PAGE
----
“With Rubby, it’s not a matter of stuff. It’s a matter of more consistent location.”

Ellsbury has MRI

Jacoby Ellsbury did not travel with the Yankees to JetBlue Park. He has not played since last Friday because of a tight right calf muscle. The Yankees gave him an MRI, which was negative.

Ellsbury was supposed to take batting practice in Tampa Thursday but was held out to get the MRI.

“I’m sure he’ll take BP tomorrow. We just wanted to make sure he was OK,” Yankees manager Joe Girardi said.

It hasn’t been determined when Ellsbury will return.

“We want to get him out there and get ready for the season. As soon as we can get him out there we’ll get him out there,” Girardi said. “I don’t think he needs that many [games]. If he gets three or four that’s enough.”

By the rules

Farrell said he has a good handle on the two biggest changes to baseball this season, the expanded use of instant replay and the new collision rule at home plate.

Both rules have been adjusted a bit, particularly the collision rule.

“When you boil it all down, if the runner deviates his base path, that’s where the player can be ejected. But if the catcher is standing at home plate blocking the plate, that catcher can be run over,” Farrell said.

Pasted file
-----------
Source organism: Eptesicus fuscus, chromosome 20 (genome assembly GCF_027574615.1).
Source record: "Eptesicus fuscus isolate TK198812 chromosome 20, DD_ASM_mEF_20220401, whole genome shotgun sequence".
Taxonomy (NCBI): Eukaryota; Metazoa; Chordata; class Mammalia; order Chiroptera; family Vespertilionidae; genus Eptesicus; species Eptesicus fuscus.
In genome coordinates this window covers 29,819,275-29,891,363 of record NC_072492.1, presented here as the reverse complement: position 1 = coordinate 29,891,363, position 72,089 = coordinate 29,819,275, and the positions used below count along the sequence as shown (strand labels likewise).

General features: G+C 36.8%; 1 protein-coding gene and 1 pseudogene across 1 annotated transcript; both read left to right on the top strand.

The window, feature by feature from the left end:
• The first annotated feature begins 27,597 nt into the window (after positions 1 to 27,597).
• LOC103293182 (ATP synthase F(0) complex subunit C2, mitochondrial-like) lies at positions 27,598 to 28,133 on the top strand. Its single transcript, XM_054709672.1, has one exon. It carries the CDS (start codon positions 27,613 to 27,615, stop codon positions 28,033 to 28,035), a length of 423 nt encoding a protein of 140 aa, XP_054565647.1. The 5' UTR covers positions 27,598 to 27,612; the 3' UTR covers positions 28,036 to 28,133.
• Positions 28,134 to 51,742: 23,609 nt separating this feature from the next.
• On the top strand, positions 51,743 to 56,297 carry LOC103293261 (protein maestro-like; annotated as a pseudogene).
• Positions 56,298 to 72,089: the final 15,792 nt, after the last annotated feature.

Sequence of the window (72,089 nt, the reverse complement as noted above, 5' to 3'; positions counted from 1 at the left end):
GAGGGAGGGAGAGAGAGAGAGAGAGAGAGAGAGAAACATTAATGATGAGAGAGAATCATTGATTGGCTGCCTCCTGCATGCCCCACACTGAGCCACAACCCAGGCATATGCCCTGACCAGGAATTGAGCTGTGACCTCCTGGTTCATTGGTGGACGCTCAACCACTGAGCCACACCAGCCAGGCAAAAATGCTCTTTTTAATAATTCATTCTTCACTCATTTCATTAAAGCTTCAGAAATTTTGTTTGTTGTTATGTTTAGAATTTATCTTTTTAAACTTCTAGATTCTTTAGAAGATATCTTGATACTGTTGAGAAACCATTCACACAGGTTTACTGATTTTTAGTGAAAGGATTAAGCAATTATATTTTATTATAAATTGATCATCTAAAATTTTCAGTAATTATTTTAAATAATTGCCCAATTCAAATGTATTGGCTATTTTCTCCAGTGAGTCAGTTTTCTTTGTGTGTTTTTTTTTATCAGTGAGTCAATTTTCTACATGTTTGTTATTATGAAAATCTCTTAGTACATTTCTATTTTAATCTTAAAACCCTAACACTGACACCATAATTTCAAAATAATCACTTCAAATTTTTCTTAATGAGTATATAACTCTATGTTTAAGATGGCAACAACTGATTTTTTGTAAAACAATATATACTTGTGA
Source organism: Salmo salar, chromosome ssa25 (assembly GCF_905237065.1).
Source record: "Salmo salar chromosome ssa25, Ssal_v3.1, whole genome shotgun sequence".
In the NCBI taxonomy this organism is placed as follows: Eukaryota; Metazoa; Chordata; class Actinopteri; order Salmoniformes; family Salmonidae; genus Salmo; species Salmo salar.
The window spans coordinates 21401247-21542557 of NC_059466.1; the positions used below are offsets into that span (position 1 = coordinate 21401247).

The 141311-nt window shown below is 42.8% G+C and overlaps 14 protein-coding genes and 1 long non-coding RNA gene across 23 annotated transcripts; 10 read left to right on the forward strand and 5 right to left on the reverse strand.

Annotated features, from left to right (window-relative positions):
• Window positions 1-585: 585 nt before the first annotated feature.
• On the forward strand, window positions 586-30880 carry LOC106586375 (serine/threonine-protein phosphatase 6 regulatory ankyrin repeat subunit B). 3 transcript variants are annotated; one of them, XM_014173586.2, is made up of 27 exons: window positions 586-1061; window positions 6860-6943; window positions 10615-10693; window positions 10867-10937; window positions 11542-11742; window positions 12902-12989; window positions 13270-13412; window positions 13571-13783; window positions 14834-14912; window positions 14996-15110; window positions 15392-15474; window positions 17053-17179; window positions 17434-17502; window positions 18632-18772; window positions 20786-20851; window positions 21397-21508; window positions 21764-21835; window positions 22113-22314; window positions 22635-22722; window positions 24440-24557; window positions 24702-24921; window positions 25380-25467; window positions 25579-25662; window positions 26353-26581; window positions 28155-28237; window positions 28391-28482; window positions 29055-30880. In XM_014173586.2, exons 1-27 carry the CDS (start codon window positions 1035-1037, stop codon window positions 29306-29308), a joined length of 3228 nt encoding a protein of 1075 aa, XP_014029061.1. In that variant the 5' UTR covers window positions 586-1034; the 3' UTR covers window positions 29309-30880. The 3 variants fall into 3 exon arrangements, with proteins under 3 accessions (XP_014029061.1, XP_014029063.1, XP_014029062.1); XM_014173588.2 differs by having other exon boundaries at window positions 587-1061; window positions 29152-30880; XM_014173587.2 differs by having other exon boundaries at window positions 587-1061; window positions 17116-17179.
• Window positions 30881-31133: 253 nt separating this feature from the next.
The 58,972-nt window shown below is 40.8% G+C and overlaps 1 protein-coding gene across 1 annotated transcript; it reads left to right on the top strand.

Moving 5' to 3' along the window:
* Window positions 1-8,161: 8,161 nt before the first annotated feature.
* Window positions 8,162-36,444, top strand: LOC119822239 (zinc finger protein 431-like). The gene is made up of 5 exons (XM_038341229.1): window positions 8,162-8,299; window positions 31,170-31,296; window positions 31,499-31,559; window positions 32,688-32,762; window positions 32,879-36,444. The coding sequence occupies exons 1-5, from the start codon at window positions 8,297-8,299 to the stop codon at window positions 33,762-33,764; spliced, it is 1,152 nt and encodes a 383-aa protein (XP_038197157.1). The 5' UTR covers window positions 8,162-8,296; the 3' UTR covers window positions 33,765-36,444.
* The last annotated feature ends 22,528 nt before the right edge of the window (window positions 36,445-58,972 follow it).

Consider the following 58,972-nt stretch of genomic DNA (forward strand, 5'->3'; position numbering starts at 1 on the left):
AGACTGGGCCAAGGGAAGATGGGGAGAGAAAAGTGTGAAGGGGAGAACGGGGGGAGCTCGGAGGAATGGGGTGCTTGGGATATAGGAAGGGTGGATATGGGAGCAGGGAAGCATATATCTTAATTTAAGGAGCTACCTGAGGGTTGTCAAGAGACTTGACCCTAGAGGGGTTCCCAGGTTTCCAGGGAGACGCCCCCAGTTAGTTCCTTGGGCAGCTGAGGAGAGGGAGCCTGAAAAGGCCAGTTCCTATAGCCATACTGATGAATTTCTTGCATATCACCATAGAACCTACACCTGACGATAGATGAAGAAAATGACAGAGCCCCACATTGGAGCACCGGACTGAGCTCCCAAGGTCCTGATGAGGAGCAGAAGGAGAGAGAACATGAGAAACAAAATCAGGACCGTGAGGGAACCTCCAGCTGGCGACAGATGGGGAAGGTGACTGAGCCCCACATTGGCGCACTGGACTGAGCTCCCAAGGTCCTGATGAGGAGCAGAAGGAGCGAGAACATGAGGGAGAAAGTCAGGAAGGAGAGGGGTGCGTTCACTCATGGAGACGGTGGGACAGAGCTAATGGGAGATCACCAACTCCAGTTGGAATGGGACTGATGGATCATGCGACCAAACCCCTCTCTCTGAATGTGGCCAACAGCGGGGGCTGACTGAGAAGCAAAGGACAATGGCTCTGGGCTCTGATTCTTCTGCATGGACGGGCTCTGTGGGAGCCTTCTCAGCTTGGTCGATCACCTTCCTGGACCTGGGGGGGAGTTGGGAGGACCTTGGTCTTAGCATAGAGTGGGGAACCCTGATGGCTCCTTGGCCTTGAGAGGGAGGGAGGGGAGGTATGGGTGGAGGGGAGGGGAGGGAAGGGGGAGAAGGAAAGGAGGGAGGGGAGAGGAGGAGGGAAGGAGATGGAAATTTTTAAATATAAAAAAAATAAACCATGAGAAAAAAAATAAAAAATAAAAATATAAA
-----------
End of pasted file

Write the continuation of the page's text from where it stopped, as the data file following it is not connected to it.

The rule essentially eliminates the runner going out of the base line to hit the catcher, the kind of play that injured the Giants’ Buster Posey in 2011.

Posey was in front of the plate on that play and the runner, Scott Cousins, changed course to crash into him.

Posey suffered a fractured left fibula and torn ankle ligaments.

“The rule’s a good one for eliminating a potential severe injury,” Farrell said.

Cousins was signed to a minor league contract by the Red Sox over the winter but not invited to spring training. He has played in six major league games this spring and spoke to Farrell about the play with Posey.

“As these two changes have been rolled out, there’s been follow-up and clarification,” Farrell said. “You can run over a catcher. As more questions have been asked, there’s been more clarification.”

Initially the Red Sox runners were told to always slide into the plate. Now that has been adjusted.